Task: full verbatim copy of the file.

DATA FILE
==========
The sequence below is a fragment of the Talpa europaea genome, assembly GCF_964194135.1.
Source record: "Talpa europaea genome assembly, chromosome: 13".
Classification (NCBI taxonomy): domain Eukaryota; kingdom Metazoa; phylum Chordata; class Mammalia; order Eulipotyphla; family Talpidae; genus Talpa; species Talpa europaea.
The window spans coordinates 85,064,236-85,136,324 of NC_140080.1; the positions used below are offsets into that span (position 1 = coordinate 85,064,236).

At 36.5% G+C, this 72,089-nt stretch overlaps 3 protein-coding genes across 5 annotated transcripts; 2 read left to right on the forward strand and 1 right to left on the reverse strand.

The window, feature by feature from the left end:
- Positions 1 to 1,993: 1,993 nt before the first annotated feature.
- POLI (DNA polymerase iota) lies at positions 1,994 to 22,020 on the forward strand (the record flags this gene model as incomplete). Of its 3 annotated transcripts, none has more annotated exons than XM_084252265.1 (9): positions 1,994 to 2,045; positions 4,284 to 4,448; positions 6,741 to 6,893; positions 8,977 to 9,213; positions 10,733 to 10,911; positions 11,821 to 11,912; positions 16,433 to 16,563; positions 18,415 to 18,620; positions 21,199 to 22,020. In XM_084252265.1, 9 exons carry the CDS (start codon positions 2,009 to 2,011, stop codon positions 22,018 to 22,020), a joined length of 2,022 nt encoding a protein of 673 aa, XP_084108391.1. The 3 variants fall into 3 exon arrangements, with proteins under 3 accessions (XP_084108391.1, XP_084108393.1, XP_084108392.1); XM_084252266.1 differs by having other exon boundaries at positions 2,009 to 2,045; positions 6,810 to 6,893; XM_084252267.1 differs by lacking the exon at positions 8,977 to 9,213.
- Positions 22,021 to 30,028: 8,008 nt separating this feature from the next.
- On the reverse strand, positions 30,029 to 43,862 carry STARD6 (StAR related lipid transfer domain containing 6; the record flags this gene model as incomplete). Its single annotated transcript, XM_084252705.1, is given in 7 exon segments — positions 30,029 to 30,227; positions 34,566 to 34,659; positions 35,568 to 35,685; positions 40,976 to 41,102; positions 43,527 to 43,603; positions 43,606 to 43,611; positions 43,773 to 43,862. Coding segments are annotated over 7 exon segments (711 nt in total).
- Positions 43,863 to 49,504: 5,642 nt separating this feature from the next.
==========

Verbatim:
The sequence below is a fragment of the Talpa europaea genome, assembly GCF_964194135.1.
Source record: "Talpa europaea genome assembly, chromosome: 13".
Classification (NCBI taxonomy): domain Eukaryota; kingdom Metazoa; phylum Chordata; class Mammalia; order Eulipotyphla; family Talpidae; genus Talpa; species Talpa europaea.
The window spans coordinates 85,064,236-85,136,324 of NC_140080.1; the positions used below are offsets into that span (position 1 = coordinate 85,064,236).

At 36.5% G+C, this 72,089-nt stretch overlaps 3 protein-coding genes across 5 annotated transcripts; 2 read left to right on the forward strand and 1 right to left on the reverse strand.

The window, feature by feature from the left end:
- Positions 1 to 1,993: 1,993 nt before the first annotated feature.
- POLI (DNA polymerase iota) lies at positions 1,994 to 22,020 on the forward strand (the record flags this gene model as incomplete). Of its 3 annotated transcripts, none has more annotated exons than XM_084252265.1 (9): positions 1,994 to 2,045; positions 4,284 to 4,448; positions 6,741 to 6,893; positions 8,977 to 9,213; positions 10,733 to 10,911; positions 11,821 to 11,912; positions 16,433 to 16,563; positions 18,415 to 18,620; positions 21,199 to 22,020. In XM_084252265.1, 9 exons carry the CDS (start codon positions 2,009 to 2,011, stop codon positions 22,018 to 22,020), a joined length of 2,022 nt encoding a protein of 673 aa, XP_084108391.1. The 3 variants fall into 3 exon arrangements, with proteins under 3 accessions (XP_084108391.1, XP_084108393.1, XP_084108392.1); XM_084252266.1 differs by having other exon boundaries at positions 2,009 to 2,045; positions 6,810 to 6,893; XM_084252267.1 differs by lacking the exon at positions 8,977 to 9,213.
- Positions 22,021 to 30,028: 8,008 nt separating this feature from the next.
- On the reverse strand, positions 30,029 to 43,862 carry STARD6 (StAR related lipid transfer domain containing 6; the record flags this gene model as incomplete). Its single annotated transcript, XM_084252705.1, is given in 7 exon segments — positions 30,029 to 30,227; positions 34,566 to 34,659; positions 35,568 to 35,685; positions 40,976 to 41,102; positions 43,527 to 43,603; positions 43,606 to 43,611; positions 43,773 to 43,862. Coding segments are annotated over 7 exon segments (711 nt in total).
- Positions 43,863 to 49,504: 5,642 nt separating this feature from the next.